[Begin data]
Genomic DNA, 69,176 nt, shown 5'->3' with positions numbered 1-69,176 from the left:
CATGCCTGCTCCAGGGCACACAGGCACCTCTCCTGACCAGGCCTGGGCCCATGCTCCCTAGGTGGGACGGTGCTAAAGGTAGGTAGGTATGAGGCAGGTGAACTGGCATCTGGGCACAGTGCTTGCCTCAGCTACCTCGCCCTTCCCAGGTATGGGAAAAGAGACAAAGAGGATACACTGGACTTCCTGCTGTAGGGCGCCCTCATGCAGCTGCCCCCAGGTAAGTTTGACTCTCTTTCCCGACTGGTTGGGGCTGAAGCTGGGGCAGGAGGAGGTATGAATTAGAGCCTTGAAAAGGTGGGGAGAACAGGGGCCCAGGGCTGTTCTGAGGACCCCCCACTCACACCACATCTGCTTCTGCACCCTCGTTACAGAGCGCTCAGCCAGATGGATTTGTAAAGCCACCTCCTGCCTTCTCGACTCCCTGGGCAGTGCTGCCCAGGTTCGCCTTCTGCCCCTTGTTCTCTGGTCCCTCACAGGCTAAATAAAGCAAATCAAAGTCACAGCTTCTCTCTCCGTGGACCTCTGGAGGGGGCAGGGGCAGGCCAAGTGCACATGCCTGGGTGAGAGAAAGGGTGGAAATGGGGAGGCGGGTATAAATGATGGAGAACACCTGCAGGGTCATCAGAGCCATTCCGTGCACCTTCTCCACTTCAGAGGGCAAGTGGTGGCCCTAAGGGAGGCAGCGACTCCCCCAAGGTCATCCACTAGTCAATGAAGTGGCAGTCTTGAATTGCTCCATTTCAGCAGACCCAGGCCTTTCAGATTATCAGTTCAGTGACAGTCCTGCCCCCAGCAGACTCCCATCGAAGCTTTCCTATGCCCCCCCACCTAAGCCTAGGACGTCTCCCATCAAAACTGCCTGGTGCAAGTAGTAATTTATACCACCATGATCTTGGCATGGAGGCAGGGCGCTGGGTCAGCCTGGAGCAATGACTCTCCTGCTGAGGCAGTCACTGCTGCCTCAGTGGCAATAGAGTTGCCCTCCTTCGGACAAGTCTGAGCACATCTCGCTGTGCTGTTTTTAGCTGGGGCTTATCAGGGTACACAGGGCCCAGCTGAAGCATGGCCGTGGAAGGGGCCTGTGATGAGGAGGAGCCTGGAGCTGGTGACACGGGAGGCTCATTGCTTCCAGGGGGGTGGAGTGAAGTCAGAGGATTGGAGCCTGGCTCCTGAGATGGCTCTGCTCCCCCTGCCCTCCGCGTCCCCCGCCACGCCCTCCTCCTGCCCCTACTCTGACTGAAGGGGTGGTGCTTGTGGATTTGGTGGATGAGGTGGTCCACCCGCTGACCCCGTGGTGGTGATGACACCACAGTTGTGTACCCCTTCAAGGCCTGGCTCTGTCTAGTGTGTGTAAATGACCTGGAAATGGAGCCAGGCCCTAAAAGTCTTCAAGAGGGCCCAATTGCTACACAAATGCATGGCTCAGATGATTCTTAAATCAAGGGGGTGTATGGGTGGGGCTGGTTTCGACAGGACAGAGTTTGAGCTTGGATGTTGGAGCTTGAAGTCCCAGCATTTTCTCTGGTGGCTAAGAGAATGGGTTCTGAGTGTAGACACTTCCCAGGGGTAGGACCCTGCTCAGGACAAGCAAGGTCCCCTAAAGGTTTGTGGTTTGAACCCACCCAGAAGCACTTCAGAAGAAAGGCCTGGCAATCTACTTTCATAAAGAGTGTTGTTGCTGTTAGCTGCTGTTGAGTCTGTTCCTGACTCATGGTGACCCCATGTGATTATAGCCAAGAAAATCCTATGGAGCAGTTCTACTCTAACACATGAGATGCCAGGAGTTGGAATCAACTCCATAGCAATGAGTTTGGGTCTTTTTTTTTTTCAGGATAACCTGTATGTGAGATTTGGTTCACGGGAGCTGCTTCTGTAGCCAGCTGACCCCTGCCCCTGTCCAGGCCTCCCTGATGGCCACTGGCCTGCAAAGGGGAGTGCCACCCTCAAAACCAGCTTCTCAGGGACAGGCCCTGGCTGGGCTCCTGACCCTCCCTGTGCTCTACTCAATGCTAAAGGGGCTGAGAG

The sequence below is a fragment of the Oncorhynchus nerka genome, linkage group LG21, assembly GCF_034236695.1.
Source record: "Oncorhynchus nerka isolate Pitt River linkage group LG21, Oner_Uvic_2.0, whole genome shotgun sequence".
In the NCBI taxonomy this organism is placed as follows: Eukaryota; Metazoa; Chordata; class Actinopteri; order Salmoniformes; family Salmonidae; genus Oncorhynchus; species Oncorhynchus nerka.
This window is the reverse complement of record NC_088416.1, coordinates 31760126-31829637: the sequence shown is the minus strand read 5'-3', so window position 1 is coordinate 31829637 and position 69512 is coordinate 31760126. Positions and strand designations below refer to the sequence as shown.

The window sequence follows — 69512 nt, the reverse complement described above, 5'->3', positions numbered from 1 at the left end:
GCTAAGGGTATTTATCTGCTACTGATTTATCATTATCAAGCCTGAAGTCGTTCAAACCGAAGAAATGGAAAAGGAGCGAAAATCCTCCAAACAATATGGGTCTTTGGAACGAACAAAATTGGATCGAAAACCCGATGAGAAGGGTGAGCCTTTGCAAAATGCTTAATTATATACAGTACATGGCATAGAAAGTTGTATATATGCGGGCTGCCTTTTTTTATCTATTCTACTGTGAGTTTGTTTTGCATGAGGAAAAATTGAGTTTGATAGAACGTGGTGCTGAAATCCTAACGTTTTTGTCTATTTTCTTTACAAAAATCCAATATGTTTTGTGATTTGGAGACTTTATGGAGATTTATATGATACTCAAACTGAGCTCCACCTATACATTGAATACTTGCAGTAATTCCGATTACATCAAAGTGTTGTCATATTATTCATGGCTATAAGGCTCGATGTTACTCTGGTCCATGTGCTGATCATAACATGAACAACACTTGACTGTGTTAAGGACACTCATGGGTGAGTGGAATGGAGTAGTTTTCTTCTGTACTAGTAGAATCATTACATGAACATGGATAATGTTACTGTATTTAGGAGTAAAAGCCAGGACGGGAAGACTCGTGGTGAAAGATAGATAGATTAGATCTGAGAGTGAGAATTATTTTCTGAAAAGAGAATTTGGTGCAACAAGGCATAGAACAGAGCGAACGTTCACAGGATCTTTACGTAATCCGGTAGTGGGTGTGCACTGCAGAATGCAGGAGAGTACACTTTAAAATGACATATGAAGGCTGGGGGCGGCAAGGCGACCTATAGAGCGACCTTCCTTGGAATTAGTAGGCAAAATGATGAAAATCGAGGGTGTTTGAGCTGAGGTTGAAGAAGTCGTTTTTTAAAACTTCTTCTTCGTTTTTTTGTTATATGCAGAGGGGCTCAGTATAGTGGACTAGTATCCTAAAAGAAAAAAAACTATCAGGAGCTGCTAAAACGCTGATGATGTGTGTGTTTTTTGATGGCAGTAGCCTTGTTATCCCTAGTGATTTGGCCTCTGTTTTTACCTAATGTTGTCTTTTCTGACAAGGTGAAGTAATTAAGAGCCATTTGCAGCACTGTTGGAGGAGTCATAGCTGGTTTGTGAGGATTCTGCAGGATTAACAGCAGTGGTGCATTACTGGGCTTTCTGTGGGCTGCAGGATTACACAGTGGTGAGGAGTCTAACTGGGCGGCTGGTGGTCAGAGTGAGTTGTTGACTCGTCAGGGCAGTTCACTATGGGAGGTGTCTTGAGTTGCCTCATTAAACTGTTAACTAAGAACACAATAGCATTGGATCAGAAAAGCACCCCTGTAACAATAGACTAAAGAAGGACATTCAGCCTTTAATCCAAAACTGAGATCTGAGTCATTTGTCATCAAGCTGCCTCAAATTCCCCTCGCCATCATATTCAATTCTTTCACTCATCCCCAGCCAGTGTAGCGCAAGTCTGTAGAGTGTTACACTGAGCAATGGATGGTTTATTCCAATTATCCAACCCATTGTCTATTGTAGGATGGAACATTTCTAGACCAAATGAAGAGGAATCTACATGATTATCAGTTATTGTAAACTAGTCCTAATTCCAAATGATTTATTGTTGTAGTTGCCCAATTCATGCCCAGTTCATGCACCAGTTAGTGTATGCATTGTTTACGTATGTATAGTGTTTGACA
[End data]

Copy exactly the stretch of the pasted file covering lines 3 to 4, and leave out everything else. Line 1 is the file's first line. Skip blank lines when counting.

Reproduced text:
The sequence below is a fragment of the Oncorhynchus nerka genome, linkage group LG21, assembly GCF_034236695.1.
Source record: "Oncorhynchus nerka isolate Pitt River linkage group LG21, Oner_Uvic_2.0, whole genome shotgun sequence".